Apple Removes Java, Possibly Over Security Concerns
April Flowers for redOrbit.com — Your Universe Online
Previously, Apple has included Java with installations of Mac OS X. The announcement, given on the company´s technical support website, said that if customers need Java from this point forward, they will have to obtain it directly from Oracle. For the majority of users, however, the change will go mostly unnoticed.
Apple did not give a reason for this change. Oracle also declined to comment.
Java is a computer language that makes it possible for programmers to write one set of code to run on nearly every type of machine. Widely used on the Internet, Java makes it possible for designers to create sites that are accessible by multiple browsers running on Macs or PCs.
Oracle and Apple announced two years ago they had reached an agreement where Apple would stop providing Java software to Mac customers at some point in the future, and that Oracle would take on that responsibility. Neither company provided a date for that transition.
Ars Technica recently reported that Apple pushed out a security update prior to this announcement that automatically turns Java off if it hasn´t been used recently.
The current change comes in the wake of a Java security scare that prompted some security experts to warn computer users to only use Java on an as-needed basis. Many technical experts and blogs are suggesting that users who do not need Java on a regular basis should disable or uninstall it all together, as this would mitigate the risk of infection from malicious applets.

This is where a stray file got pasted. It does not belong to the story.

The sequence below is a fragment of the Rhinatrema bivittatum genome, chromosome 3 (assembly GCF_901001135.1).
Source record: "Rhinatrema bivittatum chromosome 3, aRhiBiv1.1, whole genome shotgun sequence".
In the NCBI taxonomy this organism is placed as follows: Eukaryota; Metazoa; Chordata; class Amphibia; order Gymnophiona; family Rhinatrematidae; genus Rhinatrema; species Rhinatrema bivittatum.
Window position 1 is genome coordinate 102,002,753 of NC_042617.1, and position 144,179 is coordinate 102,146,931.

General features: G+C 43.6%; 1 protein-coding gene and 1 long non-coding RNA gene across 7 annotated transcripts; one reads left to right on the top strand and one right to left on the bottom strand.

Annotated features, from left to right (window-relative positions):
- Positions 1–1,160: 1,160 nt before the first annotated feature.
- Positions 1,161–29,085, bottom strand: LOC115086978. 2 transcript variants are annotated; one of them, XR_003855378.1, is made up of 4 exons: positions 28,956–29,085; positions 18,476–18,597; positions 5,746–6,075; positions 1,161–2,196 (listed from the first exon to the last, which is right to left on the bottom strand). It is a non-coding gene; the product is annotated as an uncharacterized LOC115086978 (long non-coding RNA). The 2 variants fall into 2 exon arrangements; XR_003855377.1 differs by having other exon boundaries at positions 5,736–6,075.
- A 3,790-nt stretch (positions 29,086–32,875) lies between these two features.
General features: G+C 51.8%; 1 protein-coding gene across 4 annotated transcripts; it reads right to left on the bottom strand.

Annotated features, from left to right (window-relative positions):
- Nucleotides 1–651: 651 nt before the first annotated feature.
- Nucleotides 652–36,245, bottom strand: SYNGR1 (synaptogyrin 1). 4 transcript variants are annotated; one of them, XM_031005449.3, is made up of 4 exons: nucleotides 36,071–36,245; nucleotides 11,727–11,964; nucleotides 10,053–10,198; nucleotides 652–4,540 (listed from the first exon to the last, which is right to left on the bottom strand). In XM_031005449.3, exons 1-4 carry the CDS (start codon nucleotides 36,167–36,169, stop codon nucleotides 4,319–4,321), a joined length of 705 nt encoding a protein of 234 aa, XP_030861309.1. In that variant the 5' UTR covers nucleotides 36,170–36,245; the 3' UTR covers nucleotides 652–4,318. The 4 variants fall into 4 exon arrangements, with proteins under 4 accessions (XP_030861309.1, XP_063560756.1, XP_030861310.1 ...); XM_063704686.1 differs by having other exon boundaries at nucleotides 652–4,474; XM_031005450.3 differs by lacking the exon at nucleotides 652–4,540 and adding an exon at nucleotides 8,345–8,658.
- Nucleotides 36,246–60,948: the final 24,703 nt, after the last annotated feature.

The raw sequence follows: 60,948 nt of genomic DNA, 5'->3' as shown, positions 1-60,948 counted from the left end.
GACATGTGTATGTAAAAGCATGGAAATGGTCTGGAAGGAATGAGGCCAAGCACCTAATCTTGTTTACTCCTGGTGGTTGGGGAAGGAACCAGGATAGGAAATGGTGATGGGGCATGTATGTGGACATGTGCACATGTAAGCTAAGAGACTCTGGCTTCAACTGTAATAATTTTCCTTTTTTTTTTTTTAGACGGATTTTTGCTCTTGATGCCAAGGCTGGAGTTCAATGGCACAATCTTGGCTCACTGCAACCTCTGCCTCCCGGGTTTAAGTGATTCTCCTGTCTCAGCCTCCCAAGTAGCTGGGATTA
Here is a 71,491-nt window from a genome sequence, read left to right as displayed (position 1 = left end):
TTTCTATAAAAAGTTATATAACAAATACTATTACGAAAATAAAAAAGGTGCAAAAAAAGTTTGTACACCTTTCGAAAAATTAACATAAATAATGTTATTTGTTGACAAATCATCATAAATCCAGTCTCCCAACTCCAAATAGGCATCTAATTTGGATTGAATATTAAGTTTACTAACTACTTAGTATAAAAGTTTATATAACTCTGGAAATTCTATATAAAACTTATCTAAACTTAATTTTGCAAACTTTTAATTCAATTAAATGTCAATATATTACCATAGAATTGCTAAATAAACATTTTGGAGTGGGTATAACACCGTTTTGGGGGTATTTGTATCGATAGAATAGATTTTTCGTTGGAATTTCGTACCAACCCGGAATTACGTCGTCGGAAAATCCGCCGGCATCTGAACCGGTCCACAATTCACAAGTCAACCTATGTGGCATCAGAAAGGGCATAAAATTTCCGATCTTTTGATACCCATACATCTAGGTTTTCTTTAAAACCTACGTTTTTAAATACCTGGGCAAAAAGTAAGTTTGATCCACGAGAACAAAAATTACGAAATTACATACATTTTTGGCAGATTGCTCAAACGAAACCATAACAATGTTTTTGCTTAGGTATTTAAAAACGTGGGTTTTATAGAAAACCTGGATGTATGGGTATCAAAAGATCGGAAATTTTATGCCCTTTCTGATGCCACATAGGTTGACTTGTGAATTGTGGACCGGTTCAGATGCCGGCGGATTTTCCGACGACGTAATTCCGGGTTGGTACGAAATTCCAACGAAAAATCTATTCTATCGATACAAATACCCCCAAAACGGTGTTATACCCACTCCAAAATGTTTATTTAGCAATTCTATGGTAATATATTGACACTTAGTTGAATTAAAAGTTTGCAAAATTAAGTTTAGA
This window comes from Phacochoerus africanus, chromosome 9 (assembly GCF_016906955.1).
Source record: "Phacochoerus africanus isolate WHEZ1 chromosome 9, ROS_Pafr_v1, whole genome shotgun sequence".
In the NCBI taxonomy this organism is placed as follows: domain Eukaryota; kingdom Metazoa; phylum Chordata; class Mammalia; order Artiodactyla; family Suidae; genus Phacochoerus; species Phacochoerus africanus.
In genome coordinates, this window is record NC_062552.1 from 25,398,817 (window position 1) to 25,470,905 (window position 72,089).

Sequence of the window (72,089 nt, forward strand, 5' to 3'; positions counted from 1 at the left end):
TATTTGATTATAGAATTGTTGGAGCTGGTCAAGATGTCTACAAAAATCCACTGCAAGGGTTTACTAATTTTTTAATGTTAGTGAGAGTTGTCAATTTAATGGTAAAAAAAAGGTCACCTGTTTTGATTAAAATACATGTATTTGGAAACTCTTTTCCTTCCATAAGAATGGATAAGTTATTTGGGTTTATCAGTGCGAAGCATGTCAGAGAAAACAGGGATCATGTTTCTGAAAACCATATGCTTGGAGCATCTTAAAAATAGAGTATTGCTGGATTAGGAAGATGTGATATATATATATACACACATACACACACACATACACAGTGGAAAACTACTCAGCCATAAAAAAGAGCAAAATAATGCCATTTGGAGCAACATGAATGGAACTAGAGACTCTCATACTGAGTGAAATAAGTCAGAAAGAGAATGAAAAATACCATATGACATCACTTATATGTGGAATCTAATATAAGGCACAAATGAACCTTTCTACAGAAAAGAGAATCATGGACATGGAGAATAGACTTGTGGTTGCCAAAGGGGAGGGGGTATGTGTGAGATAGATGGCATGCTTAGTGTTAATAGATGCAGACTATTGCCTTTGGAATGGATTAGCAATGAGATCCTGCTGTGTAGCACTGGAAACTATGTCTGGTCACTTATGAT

In late August, security experts in Europe discovered the Java bugs that hackers had been exploiting to launch attacks, prompting Oracle to release an update to Java to correct the flaws. That update took several days.
Security expects have found more exploitable Java bugs since the update that continue to make computers vulnerable. Adam Gowdiak, a researcher with Security Explorations, says removing Java from Mac browsers reduces the risks.
Java has emerged as one of the most widely exploited software packages over the last five years due to its wide availability on computers running Windows, OS X and Linux.